Last time out. The Rhinos (16-3-7) split a pair of games with the Toronto Lynx (10-4-13) over the weekend. They dropped the road portion of the home-and-home series on Friday, losing 2-1. The Score is a little mystified by the decision not to start Hamisi Amani-Dove and the red-hot Greg Simmonds in that match, especially since Rochester has gone 5-1-0 since sticking with that forward combo. (To add insult to injury, Stoian Mladenov was subbed out, defying The Score's edict that the Rhinos are merely a lousy .500 team without him going the distance.) And we won't even mention the replacing-a-forward-with-a-defender-when-you're-down-2-to-0 thing. Reparations were made the following night, when Rochester dominated the Lynx 2-0 at Frontier, with Amani-Dove and Simmonds starting and Mladenov playing a full 90 (now who could have seen that coming?). Those three players combined for two goals and two assists over the weekend.
On Monday, Rochester squared off against Kansas City in a friendly that had the potential to be rather unfriendly. The Wizards, as you might recall, are the side that knocked the Rhinos out of the US Open Cup last month (in addition to knocking a few other things). Kansas City brought only eight players (four starters) from their own roster, leaving their fancy-pants stars at home and replacing them with what amounted to an MLS developmental squad full of guys who had never even met each other, let alone played together as a team. As you might imagine, it was a pretty uneventful match, especially for one that saw five yellow and one red card handed out to teams only 48 hours removed from being hit with various suspensions from the US Soccer Federation for their Cup brawl. For the record, the Rhinos couldn't do a thing until Simmonds, Amani-Dove, and Mladenov were brought in off the bench. They accounted for two goals and an assist. Anybody notice a trend here?
Next up. This is it --- the last two matches of the regular season, and they're both at home. On Friday, Rochester takes on the Charlotte Eagles (9-4-14) and local boy Andy Guastaferro, while Sunday finds archrival Minnesota Thunder (13-5-8) rolling into town. Charlotte is fighting to steal the last playoff spot from Toronto, while Minnesota is deadlocked with Milwaukee for the top spot in the Central Division. Since it seems like the Rhinos' coaching staff always does the opposite of what The Score suggests, we're really hoping Amani-Dove and Simmonds don't start, and that Mladenov gets yanked at halftime.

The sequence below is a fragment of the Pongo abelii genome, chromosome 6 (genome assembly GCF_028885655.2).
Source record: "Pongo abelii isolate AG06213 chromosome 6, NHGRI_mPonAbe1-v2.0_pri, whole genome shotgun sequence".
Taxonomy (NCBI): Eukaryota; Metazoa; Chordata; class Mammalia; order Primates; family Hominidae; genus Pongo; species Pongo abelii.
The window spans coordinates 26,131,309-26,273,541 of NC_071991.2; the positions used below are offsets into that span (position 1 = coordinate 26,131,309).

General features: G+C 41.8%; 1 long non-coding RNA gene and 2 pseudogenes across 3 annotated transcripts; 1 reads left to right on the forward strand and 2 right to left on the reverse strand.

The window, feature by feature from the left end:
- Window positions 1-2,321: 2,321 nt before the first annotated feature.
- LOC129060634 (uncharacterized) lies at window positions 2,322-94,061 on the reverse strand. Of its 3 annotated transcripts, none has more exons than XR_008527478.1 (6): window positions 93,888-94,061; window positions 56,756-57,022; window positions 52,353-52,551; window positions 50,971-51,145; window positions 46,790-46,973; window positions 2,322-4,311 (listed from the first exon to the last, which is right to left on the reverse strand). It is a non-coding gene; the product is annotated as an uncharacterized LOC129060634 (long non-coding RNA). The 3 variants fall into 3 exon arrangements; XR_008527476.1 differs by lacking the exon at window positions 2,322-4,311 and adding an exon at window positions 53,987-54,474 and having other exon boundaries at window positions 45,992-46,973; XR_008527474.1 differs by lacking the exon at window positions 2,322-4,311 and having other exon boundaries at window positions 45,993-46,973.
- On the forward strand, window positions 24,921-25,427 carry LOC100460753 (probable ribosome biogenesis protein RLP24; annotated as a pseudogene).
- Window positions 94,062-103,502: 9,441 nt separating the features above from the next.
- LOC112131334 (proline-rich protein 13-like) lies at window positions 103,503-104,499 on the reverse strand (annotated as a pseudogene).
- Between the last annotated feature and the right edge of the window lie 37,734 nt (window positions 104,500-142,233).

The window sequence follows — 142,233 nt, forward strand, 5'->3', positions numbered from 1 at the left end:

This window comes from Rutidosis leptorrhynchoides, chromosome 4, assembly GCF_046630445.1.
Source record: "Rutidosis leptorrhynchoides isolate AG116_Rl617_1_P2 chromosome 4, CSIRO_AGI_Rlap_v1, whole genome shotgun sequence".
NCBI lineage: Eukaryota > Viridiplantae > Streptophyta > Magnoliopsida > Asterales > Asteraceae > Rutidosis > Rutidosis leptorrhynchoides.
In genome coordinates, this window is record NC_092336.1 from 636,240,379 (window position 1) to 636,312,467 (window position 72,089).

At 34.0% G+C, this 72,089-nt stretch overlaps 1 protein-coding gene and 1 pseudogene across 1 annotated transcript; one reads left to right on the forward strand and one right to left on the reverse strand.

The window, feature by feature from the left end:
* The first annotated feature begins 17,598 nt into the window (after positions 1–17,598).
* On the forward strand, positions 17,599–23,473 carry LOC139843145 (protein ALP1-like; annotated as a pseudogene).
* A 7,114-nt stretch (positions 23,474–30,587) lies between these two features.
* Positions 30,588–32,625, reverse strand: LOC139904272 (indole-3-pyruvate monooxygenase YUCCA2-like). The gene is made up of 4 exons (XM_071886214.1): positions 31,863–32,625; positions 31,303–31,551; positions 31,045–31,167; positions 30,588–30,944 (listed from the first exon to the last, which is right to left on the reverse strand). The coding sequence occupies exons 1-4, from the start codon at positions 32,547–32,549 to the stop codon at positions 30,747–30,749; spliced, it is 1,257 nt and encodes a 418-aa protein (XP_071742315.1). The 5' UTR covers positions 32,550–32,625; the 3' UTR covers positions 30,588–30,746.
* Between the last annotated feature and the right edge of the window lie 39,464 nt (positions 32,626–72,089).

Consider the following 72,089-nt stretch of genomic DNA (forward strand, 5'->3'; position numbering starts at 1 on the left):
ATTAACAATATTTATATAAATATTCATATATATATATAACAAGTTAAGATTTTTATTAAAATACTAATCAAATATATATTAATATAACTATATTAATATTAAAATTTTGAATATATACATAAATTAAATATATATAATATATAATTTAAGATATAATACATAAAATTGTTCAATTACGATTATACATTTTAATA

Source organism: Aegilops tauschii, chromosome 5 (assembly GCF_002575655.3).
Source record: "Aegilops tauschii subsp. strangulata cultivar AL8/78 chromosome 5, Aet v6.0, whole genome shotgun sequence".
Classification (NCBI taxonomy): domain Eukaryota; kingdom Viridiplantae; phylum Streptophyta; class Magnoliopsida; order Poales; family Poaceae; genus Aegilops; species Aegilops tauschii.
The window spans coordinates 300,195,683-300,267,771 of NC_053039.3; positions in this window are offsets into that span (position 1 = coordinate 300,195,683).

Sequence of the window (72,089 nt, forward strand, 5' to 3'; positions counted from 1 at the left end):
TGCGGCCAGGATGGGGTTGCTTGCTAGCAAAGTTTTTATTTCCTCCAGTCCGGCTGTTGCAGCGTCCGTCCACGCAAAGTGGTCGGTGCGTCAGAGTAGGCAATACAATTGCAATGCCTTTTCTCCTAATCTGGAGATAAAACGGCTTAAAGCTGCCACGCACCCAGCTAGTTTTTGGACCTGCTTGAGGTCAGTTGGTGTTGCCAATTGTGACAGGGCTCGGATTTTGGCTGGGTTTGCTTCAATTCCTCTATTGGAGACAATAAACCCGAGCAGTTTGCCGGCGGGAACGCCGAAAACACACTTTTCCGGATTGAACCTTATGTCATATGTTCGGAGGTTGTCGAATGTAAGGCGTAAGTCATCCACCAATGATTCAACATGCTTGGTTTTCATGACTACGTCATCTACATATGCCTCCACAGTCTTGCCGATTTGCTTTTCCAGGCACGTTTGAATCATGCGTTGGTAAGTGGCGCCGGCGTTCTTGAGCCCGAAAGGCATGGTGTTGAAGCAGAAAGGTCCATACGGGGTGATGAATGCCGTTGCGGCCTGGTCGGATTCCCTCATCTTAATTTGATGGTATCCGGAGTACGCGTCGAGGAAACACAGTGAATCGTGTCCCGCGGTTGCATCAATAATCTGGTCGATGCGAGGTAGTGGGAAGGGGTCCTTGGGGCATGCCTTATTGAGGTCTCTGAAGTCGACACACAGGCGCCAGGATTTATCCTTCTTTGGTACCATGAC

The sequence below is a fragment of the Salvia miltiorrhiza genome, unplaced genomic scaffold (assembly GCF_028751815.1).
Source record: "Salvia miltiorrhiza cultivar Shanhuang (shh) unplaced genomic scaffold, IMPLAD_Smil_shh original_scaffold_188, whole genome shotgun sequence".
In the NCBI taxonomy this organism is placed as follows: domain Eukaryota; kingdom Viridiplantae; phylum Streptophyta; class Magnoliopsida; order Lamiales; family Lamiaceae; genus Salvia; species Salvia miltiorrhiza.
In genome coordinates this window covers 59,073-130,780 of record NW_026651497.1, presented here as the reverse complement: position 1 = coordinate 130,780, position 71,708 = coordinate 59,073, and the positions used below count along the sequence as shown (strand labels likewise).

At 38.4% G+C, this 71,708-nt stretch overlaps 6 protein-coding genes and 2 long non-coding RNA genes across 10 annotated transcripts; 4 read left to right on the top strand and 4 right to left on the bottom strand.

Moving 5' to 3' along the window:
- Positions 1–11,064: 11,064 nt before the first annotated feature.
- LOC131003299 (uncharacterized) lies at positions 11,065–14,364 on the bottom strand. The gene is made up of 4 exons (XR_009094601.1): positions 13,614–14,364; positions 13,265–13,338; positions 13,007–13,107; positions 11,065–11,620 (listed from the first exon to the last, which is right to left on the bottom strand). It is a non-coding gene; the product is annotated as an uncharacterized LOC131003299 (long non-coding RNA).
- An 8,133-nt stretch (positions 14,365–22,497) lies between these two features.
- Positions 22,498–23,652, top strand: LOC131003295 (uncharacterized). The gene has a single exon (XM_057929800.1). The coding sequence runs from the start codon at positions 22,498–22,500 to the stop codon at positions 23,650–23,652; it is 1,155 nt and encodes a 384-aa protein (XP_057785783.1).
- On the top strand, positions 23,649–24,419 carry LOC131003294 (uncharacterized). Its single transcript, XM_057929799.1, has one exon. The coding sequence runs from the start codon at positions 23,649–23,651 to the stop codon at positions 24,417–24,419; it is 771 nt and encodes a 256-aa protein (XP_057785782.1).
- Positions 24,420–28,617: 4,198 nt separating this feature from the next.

The Bonus Point problem. This might finally be the year the Rhinos' lack of scoring costs them in the standings. Right now, Rochester's record is one game better than Montreal's, but they're even in the points column because the Impact has a bunch of bonus points (you get them by scoring three or more goals in a match --- something Rochester has managed just one time this season, compared to Seattle's 14).
The difference between finishing first and second in the division is pretty severe. The winners get a first-round playoff bye and the opportunity to host the all-important second leg of the second-round tie, while the runners-up may be seeded as low as #5 and on the road for the second leg of every playoff round to which they might advance.
Here's why hosting the second leg is such a big deal: If the aggregate score is even after the two 90-minute regulation periods, the two teams will immediately play a pair of "golden goal" overtimes and then, if still tied, go to penalty kicks. You don't want that to happen on the road (let alone Canada --- see below).
Blame Canada. The Rhinos have lost five road matches this year, and four of those losses have occurred in Canada. We know the Rhinos have all kinds of problems when they travel to Toronto or Montreal (combined, they're 1-2-10 over the last three seasons), but do other A-League sides have similar trouble winning in those cities? Not really. Charleston and those doormats from Cincinnati each captured road wins in both Montreal and Toronto this year, while Richmond managed to come home with a win and a draw.
We've lost the Boot. The Toronto Ultras trounced our Stampede 7-2 in the second leg of the second annual Lake Ontario Derby this past Saturday, meaning the boys from the Great White North won on a 9-3 aggregate and got to take the coveted Vallow Boot trophy across the border. The hotly contested derby pits the supporters groups for the Lynx and the Rhinos against each other.
Up, up, and away. Fans of the A-League thought it was pretty cool when 2001 Hershey 'keeper Jon Busch took over the #1 spot from Tom Presthus in Columbus, and that Portland's scoring machine McKinley Tennyson was informed he'd be "called up" to Los Angeles when the Timbers' season ended. Lars Hirschfeld makes them look like a couple of pikers. He went from the lowly Calgary Storm to Tottenham Hotspur in England's Premier League, and now that backup Neil Sullivan is out for two months, Hirschfeld is #2 to the one and only Kasey Keller.